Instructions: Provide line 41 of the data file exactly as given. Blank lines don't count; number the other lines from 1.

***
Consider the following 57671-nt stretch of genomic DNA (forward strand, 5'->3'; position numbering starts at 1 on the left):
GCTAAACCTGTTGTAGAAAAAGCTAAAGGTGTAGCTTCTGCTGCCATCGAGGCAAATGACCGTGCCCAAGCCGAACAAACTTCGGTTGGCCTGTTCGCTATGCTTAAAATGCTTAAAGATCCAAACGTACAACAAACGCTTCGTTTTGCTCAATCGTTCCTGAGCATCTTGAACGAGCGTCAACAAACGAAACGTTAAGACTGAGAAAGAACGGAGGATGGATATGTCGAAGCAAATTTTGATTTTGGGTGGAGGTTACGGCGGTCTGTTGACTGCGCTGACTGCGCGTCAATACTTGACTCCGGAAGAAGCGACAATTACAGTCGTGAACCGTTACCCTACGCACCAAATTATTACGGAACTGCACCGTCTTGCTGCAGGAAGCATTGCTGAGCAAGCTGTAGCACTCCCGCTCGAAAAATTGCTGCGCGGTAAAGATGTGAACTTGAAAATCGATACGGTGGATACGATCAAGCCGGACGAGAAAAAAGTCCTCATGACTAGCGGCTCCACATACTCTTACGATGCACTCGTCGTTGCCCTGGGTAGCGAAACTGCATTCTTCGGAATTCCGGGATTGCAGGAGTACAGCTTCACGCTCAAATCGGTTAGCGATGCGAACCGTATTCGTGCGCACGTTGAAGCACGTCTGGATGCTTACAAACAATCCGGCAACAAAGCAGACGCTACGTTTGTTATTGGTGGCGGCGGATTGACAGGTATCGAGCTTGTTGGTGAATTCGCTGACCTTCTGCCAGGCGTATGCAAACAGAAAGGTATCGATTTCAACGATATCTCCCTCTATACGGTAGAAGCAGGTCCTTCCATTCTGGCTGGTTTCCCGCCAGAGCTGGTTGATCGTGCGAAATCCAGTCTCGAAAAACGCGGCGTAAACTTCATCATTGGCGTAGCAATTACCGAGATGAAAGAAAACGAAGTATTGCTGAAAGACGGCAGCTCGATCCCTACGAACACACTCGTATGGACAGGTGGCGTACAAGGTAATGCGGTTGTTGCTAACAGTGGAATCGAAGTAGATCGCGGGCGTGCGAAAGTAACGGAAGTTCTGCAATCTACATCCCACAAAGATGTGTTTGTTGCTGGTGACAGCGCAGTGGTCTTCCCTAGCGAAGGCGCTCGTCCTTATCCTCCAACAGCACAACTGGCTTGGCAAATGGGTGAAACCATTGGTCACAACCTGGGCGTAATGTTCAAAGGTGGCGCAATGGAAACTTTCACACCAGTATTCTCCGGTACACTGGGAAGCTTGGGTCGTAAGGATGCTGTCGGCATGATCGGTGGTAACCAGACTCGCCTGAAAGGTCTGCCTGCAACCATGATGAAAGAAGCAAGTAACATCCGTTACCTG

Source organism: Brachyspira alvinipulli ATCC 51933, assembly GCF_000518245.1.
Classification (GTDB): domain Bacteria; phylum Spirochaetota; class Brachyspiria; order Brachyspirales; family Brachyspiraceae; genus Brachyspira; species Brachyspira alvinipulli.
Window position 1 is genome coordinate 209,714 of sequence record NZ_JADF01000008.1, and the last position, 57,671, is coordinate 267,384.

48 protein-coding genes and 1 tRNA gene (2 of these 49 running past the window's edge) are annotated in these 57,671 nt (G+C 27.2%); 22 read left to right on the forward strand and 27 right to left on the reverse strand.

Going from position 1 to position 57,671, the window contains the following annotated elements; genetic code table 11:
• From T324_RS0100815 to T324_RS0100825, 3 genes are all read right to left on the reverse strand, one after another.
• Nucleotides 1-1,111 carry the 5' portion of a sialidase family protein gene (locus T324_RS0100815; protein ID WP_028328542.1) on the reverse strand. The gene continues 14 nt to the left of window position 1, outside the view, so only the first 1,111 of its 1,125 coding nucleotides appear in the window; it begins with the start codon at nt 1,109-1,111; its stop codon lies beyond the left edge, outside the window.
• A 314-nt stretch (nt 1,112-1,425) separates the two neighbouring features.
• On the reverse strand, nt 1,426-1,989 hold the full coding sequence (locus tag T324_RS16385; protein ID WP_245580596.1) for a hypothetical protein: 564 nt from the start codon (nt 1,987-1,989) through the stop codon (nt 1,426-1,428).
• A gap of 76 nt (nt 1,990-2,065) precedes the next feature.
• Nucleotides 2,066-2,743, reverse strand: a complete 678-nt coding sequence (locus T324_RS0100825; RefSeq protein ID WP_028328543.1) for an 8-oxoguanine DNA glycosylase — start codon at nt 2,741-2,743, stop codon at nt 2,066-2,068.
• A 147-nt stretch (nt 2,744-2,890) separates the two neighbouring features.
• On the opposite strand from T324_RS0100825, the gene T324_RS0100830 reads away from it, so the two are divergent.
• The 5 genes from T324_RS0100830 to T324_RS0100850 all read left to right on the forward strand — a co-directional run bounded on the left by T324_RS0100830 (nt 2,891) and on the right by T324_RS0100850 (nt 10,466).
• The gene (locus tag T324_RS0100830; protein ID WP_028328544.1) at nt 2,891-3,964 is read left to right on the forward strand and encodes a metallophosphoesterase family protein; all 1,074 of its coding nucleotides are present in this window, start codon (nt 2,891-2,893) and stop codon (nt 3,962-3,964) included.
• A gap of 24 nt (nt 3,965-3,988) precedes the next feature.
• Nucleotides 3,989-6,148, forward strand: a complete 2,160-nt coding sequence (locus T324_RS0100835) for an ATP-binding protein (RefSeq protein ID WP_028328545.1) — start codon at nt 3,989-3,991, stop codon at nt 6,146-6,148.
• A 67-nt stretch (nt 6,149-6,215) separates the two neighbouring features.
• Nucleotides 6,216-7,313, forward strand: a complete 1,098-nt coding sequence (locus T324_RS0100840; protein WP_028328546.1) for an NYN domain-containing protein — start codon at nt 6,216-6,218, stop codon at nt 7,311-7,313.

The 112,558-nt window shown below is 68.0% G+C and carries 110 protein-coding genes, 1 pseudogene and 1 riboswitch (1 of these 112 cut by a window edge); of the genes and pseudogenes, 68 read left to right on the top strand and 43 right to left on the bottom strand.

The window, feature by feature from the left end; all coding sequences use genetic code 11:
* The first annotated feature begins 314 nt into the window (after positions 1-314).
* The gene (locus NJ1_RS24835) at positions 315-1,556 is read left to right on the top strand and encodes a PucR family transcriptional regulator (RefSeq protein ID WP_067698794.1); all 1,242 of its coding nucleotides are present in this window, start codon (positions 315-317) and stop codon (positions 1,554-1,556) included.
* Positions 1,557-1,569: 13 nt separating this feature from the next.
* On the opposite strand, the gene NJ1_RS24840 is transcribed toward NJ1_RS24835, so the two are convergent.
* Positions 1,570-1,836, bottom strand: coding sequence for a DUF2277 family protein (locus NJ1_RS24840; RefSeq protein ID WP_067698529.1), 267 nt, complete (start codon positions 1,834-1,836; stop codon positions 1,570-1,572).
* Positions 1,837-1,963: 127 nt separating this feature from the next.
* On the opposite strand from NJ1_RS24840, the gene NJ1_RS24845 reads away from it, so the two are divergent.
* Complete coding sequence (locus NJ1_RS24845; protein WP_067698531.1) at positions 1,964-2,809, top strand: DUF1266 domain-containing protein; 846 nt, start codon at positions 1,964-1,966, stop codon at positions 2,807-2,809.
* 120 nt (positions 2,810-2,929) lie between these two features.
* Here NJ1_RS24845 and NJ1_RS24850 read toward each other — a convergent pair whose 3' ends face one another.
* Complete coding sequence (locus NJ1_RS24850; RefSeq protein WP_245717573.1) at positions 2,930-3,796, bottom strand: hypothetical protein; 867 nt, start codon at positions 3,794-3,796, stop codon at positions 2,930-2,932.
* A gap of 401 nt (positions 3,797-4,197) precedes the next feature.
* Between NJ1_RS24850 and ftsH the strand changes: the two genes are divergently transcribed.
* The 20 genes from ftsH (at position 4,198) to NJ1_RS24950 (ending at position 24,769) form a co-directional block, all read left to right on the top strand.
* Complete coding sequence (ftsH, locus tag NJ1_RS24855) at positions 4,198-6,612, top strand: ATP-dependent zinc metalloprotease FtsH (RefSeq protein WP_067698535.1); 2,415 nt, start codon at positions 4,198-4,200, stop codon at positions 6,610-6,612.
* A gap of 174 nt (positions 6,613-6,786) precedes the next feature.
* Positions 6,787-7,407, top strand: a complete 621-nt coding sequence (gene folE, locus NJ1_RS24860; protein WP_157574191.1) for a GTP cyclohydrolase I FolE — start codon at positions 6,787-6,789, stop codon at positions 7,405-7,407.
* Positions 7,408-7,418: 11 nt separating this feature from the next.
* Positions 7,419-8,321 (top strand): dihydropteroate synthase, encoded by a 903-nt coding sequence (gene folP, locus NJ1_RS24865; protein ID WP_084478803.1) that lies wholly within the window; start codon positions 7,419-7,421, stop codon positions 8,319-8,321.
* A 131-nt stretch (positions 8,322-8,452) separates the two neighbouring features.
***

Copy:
* Positions 7,408-7,418: 11 nt separating this feature from the next.